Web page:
5G is the proposed next telecommunications standard beyond the current 4G. It aims at higher capacity, allowing a higher density of mobile broadband users, and supporting device-to-device, ultra-reliable, and massive machine communications.
The next step in 5G technology development involving trials is under way, with planned commercial deployment in 2022.
However, entrepreneurs and tech-savvy citizens expressed concern Zimbabwe was lagging, which would hinder an already battered economy.
About 85 percent of Zimbabwe’s major companies have shut down over the years as a result of the controversial economic policies of President Robert Mugabe’s government. Zimbabwe’s unemployment rate stands at an estimated 91.5percent.
With the telecommunications sector earmarked to reverse the downslide, local IT vendors, entrepreneurs and experts are advocating for the government to consider 5G in order to boost their participation in the economy.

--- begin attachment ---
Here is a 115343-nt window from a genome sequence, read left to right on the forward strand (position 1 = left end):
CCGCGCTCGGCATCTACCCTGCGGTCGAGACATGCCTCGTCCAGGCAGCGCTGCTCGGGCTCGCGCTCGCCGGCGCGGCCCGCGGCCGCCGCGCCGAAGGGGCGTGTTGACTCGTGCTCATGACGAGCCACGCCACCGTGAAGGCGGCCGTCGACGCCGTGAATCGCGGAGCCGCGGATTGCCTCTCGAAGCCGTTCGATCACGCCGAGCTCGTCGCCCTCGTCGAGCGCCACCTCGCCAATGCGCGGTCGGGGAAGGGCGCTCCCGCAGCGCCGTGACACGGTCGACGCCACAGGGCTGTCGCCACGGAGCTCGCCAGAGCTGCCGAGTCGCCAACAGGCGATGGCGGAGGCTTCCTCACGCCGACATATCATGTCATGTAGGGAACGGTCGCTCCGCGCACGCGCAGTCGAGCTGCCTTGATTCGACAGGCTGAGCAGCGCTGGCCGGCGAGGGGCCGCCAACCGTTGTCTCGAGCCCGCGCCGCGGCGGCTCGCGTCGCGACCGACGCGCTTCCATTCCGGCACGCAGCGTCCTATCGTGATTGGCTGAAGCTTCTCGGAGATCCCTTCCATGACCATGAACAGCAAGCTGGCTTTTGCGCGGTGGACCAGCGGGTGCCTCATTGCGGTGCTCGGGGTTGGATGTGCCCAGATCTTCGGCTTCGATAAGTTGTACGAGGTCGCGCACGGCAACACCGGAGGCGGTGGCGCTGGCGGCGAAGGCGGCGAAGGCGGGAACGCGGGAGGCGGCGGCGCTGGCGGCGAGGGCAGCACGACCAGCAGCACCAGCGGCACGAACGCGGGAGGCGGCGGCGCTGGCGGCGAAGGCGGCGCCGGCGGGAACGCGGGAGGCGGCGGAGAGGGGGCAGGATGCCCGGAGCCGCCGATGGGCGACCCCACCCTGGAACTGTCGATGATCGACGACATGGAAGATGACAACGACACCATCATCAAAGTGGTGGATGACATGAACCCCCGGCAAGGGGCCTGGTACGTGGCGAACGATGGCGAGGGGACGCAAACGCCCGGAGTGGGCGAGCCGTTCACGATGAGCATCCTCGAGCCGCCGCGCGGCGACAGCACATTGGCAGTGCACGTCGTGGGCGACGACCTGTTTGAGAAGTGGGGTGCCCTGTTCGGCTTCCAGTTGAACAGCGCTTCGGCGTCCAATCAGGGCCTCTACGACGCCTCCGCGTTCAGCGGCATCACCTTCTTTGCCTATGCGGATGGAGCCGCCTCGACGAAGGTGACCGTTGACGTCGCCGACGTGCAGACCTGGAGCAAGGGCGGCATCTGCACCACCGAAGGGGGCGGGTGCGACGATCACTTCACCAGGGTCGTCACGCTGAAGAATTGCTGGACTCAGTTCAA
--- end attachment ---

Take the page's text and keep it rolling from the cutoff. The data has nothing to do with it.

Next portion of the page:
With massive job cuts, the country has been turned into an economy of entrepreneurs with a majority preferring to start their own projects over seeking employment.
“We need 5G to increase the speed of broadband,” said Nowell Mafusire, an IT vendor based in the affluent Borrowdale in Harare.
“Indeed, the majority of people based in rural areas have no smartphones but that must not be a stumbling block to having 5G. We desperately require 5G in order to help us compete with our peers globally,” he added.
He was reacting to government’s unwillingness on the deployment.
Echoing similar sentiments, Highfields-based tech entrepreneur Shadreck Mukurazhizha said 5G would be handy in turning around Zimbabwe’s economic fortunes.
ICT and Courier Services Minister Supa Mandiwanzira dismissed calls for the deployment of 5G as “too ambitious”.
“It’s a noble call to have 5G, but the country is not yet ready for that. We are not yet done with rolling out 4G due to a number of reasons, so, rushing to 5G will be overzealous,” Mandiwanzira said. - CAJ